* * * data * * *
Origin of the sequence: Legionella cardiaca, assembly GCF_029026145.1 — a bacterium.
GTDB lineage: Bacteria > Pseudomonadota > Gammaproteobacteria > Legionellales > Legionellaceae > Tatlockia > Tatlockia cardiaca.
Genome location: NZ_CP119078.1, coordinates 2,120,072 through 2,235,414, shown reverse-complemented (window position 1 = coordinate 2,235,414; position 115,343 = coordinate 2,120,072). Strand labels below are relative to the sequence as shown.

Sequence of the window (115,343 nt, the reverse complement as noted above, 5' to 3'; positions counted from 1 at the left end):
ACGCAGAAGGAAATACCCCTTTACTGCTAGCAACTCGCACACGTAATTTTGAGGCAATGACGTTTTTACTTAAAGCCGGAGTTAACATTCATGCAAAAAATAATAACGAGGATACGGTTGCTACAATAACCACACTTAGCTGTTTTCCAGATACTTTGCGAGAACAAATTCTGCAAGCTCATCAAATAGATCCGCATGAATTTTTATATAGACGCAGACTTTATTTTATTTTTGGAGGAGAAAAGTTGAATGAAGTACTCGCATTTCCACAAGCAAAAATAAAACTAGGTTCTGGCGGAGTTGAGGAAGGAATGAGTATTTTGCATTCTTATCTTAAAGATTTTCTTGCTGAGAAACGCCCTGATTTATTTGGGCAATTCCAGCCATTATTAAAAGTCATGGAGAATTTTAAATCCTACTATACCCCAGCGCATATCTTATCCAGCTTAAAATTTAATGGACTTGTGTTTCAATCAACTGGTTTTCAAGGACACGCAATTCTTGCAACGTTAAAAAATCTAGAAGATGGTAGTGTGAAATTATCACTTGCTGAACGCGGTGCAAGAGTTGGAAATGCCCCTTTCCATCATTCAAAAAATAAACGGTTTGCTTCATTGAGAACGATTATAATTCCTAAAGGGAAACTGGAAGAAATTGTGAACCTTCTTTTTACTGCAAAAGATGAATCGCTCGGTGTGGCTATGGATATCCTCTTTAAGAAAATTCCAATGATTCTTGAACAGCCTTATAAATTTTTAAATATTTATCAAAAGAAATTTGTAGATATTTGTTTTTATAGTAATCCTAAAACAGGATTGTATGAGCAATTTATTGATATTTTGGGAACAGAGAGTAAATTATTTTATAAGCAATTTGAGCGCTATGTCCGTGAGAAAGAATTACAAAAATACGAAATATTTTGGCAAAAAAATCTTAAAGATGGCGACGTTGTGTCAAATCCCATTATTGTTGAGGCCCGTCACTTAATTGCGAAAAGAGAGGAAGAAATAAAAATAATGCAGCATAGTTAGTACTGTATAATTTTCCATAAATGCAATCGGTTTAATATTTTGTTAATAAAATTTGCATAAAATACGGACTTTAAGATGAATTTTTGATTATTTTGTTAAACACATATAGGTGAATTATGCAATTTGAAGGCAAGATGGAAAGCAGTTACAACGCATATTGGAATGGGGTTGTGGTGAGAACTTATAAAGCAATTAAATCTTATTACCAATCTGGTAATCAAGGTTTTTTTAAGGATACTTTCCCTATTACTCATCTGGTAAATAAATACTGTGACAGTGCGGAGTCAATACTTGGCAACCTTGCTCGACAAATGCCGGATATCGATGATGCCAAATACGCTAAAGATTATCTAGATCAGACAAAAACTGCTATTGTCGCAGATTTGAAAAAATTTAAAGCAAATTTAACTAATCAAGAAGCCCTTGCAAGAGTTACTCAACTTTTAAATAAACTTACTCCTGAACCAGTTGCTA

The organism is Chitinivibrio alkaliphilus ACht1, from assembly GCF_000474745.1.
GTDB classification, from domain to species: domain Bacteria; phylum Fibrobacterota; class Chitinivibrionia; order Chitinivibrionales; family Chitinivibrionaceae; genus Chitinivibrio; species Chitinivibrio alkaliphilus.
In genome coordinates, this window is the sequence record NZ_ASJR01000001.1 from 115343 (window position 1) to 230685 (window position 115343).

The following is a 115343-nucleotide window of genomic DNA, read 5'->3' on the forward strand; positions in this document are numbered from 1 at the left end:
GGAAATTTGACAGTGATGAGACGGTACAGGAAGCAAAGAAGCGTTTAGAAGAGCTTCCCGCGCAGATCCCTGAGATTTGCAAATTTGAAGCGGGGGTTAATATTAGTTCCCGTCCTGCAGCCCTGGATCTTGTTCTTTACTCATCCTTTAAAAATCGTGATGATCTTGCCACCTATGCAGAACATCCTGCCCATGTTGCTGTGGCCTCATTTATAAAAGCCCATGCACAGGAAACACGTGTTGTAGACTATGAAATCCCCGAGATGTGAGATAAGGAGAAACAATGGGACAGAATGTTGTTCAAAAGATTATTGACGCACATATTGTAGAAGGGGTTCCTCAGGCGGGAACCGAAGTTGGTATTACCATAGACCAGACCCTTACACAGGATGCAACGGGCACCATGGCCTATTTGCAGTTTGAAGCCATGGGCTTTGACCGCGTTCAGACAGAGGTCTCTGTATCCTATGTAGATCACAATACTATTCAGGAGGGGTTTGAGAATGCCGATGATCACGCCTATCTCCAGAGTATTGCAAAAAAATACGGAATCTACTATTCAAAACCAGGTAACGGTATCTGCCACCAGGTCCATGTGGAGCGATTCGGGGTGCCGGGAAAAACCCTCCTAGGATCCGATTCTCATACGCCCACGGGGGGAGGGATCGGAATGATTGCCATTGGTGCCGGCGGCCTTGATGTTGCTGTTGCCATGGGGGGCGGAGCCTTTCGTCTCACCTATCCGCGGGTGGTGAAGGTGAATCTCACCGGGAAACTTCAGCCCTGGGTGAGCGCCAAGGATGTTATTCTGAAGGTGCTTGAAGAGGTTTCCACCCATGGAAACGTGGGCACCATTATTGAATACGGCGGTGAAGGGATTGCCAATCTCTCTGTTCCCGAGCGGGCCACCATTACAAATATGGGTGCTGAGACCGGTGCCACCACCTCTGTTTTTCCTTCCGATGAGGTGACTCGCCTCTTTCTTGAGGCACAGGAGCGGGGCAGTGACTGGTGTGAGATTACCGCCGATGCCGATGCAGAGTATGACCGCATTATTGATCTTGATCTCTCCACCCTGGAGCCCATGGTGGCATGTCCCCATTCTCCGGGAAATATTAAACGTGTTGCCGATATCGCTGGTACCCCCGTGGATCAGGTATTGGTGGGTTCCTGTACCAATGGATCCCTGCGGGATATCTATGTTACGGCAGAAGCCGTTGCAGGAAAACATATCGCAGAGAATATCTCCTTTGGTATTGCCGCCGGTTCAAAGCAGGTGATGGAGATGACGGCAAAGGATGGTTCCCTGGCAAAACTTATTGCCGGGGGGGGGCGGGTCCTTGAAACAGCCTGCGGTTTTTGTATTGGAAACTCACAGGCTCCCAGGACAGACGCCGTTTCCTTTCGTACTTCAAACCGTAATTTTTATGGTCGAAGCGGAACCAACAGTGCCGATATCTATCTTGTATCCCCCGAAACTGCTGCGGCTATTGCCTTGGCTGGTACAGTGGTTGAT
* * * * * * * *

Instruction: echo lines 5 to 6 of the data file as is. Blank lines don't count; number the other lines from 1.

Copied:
ACGCAGAAGGAAATACCCCTTTACTGCTAGCAACTCGCACACGTAATTTTGAGGCAATGACGTTTTTACTTAAAGCCGGAGTTAACATTCATGCAAAAAATAATAACGAGGATACGGTTGCTACAATAACCACACTTAGCTGTTTTCCAGATACTTTGCGAGAACAAATTCTGCAAGCTCATCAAATAGATCCGCATGAATTTTTATATAGACGCAGACTTTATTTTATTTTTGGAGGAGAAAAGTTGAATGAAGTACTCGCATTTCCACAAGCAAAAATAAAACTAGGTTCTGGCGGAGTTGAGGAAGGAATGAGTATTTTGCATTCTTATCTTAAAGATTTTCTTGCTGAGAAACGCCCTGATTTATTTGGGCAATTCCAGCCATTATTAAAAGTCATGGAGAATTTTAAATCCTACTATACCCCAGCGCATATCTTATCCAGCTTAAAATTTAATGGACTTGTGTTTCAATCAACTGGTTTTCAAGGACACGCAATTCTTGCAACGTTAAAAAATCTAGAAGATGGTAGTGTGAAATTATCACTTGCTGAACGCGGTGCAAGAGTTGGAAATGCCCCTTTCCATCATTCAAAAAATAAACGGTTTGCTTCATTGAGAACGATTATAATTCCTAAAGGGAAACTGGAAGAAATTGTGAACCTTCTTTTTACTGCAAAAGATGAATCGCTCGGTGTGGCTATGGATATCCTCTTTAAGAAAATTCCAATGATTCTTGAACAGCCTTATAAATTTTTAAATATTTATCAAAAGAAATTTGTAGATATTTGTTTTTATAGTAATCCTAAAACAGGATTGTATGAGCAATTTATTGATATTTTGGGAACAGAGAGTAAATTATTTTATAAGCAATTTGAGCGCTATGTCCGTGAGAAAGAATTACAAAAATACGAAATATTTTGGCAAAAAAATCTTAAAGATGGCGACGTTGTGTCAAATCCCATTATTGTTGAGGCCCGTCACTTAATTGCGAAAAGAGAGGAAGAAATAAAAATAATGCAGCATAGTTAGTACTGTATAATTTTCCATAAATGCAATCGGTTTAATATTTTGTTAATAAAATTTGCATAAAATACGGACTTTAAGATGAATTTTTGATTATTTTGTTAAACACATATAGGTGAATTATGCAATTTGAAGGCAAGATGGAAAGCAGTTACAACGCATATTGGAATGGGGTTGTGGTGAGAACTTATAAAGCAATTAAATCTTATTACCAATCTGGTAATCAAGGTTTTTTTAAGGATACTTTCCCTATTACTCATCTGGTAAATAAATACTGTGACAGTGCGGAGTCAATACTTGGCAACCTTGCTCGACAAATGCCGGATATCGATGATGCCAAATACGCTAAAGATTATCTAGATCAGACAAAAACTGCTATTGTCGCAGATTTGAAAAAATTTAAAGCAAATTTAACTAATCAAGAAGCCCTTGCAAGAGTTACTCAACTTTTAAATAAACTTACTCCTGAACCAGTTGCTA

The organism is Chitinivibrio alkaliphilus ACht1, from assembly GCF_000474745.1.